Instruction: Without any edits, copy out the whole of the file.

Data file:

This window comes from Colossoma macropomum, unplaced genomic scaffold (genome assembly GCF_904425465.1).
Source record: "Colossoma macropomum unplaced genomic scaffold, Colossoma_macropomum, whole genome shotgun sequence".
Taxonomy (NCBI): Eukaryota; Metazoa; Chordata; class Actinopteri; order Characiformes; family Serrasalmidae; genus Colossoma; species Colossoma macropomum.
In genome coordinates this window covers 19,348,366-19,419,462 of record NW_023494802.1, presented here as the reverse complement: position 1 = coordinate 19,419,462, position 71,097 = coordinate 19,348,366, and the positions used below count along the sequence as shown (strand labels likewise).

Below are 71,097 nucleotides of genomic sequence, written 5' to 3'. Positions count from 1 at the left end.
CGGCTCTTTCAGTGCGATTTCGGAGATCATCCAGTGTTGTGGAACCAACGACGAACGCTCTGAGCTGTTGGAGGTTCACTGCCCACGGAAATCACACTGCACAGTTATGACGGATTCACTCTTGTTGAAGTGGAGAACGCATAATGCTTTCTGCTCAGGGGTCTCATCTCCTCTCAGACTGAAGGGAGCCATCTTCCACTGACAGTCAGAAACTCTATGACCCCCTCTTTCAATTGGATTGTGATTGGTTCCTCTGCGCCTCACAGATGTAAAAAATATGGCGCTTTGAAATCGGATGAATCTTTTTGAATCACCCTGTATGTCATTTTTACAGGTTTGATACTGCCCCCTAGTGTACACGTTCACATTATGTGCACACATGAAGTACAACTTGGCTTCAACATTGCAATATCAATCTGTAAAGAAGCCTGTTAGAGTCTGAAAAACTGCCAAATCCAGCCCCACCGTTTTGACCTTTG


This window comes from Colossoma macropomum, unplaced genomic scaffold (genome assembly GCF_904425465.1).
Source record: "Colossoma macropomum unplaced genomic scaffold, Colossoma_macropomum, whole genome shotgun sequence".
Taxonomy (NCBI): Eukaryota; Metazoa; Chordata; class Actinopteri; order Characiformes; family Serrasalmidae; genus Colossoma; species Colossoma macropomum.
In genome coordinates this window covers 19,348,366-19,419,462 of record NW_023494802.1, presented here as the reverse complement: position 1 = coordinate 19,419,462, position 71,097 = coordinate 19,348,366, and the positions used below count along the sequence as shown (strand labels likewise).

Below are 71,097 nucleotides of genomic sequence, written 5' to 3'. Positions count from 1 at the left end.
CGGCTCTTTCAGTGCGATTTCGGAGATCATCCAGTGTTGTGGAACCAACGACGAACGCTCTGAGCTGTTGGAGGTTCACTGCCCACGGAAATCACACTGCACAGTTATGACGGATTCACTCTTGTTGAAGTGGAGAACGCATAATGCTTTCTGCTCAGGGGTCTCATCTCCTCTCAGACTGAAGGGAGCCATCTTCCACTGACAGTCAGAAACTCTATGACCCCCTCTTTCAATTGGATTGTGATTGGTTCCTCTGCGCCTCACAGATGTAAAAAATATGGCGCTTTGAAATCGGATGAATCTTTTTGAATCACCCTGTATGTCATTTTTACAGGTTTGATACTGCCCCCTAGTGTACACGTTCACATTATGTGCACACATGAAGTACAACTTGGCTTCAACATTGCAATATCAATCTGTAAAGAAGCCTGTTAGAGTCTGAAAAACTGCCAAATCCAGCCCCACCGTTTTGACCTTTG